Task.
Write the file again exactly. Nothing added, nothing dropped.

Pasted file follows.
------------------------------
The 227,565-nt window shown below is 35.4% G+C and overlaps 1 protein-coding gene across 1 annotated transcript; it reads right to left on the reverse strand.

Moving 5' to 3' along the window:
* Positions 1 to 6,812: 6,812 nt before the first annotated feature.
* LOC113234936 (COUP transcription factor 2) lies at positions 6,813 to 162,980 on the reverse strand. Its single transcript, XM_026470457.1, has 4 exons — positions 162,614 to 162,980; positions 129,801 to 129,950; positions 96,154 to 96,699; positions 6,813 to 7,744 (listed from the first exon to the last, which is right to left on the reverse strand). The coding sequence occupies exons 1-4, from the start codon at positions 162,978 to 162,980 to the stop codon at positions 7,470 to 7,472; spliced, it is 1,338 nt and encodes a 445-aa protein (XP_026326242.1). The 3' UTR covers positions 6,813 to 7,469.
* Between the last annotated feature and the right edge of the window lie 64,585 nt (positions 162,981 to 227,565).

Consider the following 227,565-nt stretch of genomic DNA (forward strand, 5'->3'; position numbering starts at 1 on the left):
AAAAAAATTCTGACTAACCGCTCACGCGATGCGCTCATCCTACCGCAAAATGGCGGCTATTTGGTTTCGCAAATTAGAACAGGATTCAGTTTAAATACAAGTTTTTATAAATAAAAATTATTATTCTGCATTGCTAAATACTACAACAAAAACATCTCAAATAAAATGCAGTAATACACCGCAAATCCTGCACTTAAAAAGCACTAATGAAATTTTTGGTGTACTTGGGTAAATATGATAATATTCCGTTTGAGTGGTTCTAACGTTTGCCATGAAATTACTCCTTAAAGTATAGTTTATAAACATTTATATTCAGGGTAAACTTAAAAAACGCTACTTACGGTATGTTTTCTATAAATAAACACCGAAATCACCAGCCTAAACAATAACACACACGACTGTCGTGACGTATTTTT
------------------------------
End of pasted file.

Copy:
The 227,565-nt window shown below is 35.4% G+C and overlaps 1 protein-coding gene across 1 annotated transcript; it reads right to left on the reverse strand.

Moving 5' to 3' along the window:
* Positions 1 to 6,812: 6,812 nt before the first annotated feature.
* LOC113234936 (COUP transcription factor 2) lies at positions 6,813 to 162,980 on the reverse strand. Its single transcript, XM_026470457.1, has 4 exons — positions 162,614 to 162,980; positions 129,801 to 129,950; positions 96,154 to 96,699; positions 6,813 to 7,744 (listed from the first exon to the last, which is right to left on the reverse strand). The coding sequence occupies exons 1-4, from the start codon at positions 162,978 to 162,980 to the stop codon at positions 7,470 to 7,472; spliced, it is 1,338 nt and encodes a 445-aa protein (XP_026326242.1). The 3' UTR covers positions 6,813 to 7,469.
* Between the last annotated feature and the right edge of the window lie 64,585 nt (positions 162,981 to 227,565).

Consider the following 227,565-nt stretch of genomic DNA (forward strand, 5'->3'; position numbering starts at 1 on the left):
AAAAAAATTCTGACTAACCGCTCACGCGATGCGCTCATCCTACCGCAAAATGGCGGCTATTTGGTTTCGCAAATTAGAACAGGATTCAGTTTAAATACAAGTTTTTATAAATAAAAATTATTATTCTGCATTGCTAAATACTACAACAAAAACATCTCAAATAAAATGCAGTAATACACCGCAAATCCTGCACTTAAAAAGCACTAATGAAATTTTTGGTGTACTTGGGTAAATATGATAATATTCCGTTTGAGTGGTTCTAACGTTTGCCATGAAATTACTCCTTAAAGTATAGTTTATAAACATTTATATTCAGGGTAAACTTAAAAAACGCTACTTACGGTATGTTTTCTATAAATAAACACCGAAATCACCAGCCTAAACAATAACACACACGACTGTCGTGACGTATTTTT